Molly Dickinson is an artist and arts administrator living and working out of Middletown, RI. Studying Illustration at RISD and theatrical painting at Yale School of Drama, she worked in theatre, opera and art conservation before settling back in Rhode Island. She has coordinated RISCA’s rotating public art exhibits at TF Green & Block Island Airports for the last 5 years, work she has just left in order to manage a new project at the Jamestown Arts Center.
We asked her a few questions about her life and art-making in Rhode Island for our series, Rhode Island Cultural Anchors.
RISCA: What do you love about the art community/scene in Rhode Island?
MKD: I love that the state is small enough that you can run into people you know really anywhere. The art scene is dynamic and happening, yet people are helpful and friendly rather than competitive. We moved to Rhode Island from the New York metropolitan area and really noticed the friendlier, less stressful way of life.
RISCA: What are you the most excited about right now in your art practice/work as an arts and culture administrator?
MKD: I’m always excited about the upcoming airport exhibits- each year there is a terrific group of artists selected by the jury. That being said, in the upcoming year I am on leave from the GREEN SPACE Gallery in order to manage a new project for the JAC, an exhibition of 3-D and installation artworks planned for summer 2020. I’m excited about this project for the JAC, in honor of their 10th anniversary- and the JAC is an amazing place worthy of celebration! I’m excited for artists working in 3-D or installation genres, as it’s an opportunity to exhibit here in Rhode Island. The state has few such projects or venues for 3-D artists, so this exhibition fills a gap. Professionally, I’m pleased to manage this project as it draws upon aspects of my previous work experience while presenting new problems to be solved. Personally, I just was awarded an itty-bitty fellowship through Getaway.com, so am definitely looking forward to a few uninterrupted days of drawing.
RISCA: What is one thing you think the art community in Rhode Island needs?
MKD: One thing? I’m stuck on three, those being: Affordable studio/work spaces in the Aquidneck & Conannicut island communities; Buyers for artwork; and Public school arts education. To elaborate, We live in Middletown on Aquidneck Island and so consider ourselves part of the greater Newport community. Conanicut & Aquidneck islands are incredibly beautiful, inspiring places for artists. Yet, they lack any kind of affordable studio rentals for artists. Cities like providence or Pawtucket have successfully repurposed their mill & manufacturing buildings into artist & small business workspaces. The islands communities lack this infrastructure, and real estate is very expensive. Rhode Island also lacks a robust market for artwork. This is a catch-22 because the modest lifestyle that is good for artists does not necessarily generate arts buyers- many rhode islanders lack the disposable income to buy artwork such you’d find in an area like Boston or New York. Artists find themselves marketing their work outside the state. Finally, I worry that our public schools don’t offer enough arts education. The emphasis seems to be all on jobs training. Music, theatre, visual arts develop our children’s critical thinking skills while also offering joy and respite.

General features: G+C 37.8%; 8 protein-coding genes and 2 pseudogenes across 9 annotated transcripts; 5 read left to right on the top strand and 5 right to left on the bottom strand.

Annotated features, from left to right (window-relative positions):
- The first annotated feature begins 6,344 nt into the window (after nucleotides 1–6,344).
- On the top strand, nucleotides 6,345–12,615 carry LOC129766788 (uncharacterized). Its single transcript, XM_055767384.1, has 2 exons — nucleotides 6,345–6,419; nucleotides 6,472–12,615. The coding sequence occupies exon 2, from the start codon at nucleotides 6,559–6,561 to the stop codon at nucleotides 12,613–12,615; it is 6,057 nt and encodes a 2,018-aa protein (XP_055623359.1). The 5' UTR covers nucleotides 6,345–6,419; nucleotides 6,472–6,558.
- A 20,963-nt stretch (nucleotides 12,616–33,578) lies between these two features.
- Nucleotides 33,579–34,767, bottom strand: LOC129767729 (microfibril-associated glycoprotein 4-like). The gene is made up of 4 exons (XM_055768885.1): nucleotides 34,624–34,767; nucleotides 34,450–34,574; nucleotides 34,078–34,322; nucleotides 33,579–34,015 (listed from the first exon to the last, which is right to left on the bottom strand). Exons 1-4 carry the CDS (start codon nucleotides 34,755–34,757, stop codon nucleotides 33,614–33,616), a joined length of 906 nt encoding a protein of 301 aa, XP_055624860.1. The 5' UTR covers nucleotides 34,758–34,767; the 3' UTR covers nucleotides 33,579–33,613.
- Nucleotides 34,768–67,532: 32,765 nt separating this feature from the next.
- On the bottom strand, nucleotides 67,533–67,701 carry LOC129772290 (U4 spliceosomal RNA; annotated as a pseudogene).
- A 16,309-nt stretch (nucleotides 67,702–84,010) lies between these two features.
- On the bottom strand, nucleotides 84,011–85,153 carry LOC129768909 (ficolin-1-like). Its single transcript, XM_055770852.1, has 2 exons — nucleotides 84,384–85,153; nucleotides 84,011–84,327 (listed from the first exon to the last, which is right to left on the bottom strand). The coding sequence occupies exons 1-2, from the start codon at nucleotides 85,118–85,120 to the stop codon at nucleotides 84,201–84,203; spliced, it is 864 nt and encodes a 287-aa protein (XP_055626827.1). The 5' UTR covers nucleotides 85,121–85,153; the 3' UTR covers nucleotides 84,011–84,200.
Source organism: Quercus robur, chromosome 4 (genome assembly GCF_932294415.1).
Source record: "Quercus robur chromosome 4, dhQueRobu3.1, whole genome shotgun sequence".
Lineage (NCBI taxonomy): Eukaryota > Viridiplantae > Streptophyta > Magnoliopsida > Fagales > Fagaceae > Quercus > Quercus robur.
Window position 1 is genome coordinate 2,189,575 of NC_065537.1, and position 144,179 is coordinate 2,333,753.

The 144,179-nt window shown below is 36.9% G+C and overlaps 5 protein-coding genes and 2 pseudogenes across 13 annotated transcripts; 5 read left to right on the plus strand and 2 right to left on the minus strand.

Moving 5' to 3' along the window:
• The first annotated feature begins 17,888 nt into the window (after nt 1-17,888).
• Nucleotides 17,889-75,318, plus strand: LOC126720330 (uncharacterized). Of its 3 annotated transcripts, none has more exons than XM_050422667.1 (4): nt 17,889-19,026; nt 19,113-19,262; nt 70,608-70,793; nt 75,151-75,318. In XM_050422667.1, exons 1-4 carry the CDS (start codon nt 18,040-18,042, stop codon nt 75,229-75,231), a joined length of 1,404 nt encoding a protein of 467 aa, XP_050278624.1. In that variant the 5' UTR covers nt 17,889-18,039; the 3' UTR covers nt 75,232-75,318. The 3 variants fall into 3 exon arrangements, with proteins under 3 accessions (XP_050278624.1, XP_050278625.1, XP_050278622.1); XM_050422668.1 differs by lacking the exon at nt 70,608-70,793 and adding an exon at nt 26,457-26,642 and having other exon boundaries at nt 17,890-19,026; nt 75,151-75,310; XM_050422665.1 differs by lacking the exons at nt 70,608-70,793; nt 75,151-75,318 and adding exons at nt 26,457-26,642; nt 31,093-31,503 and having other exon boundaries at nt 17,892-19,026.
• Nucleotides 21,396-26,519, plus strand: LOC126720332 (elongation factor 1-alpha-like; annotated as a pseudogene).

RISCA: What is the biggest challenge for you in your art life?
MKD: Biggest challenge? Time! I frequently feel overwhelmed by the sheer number of things I’m supposed to be good at- make a living, keep house, raise kids, then somehow also make some artwork, market, photograph, frame, promote it, build a website, keep bookkeeping accounts, etcetera, etcetera, etcetera.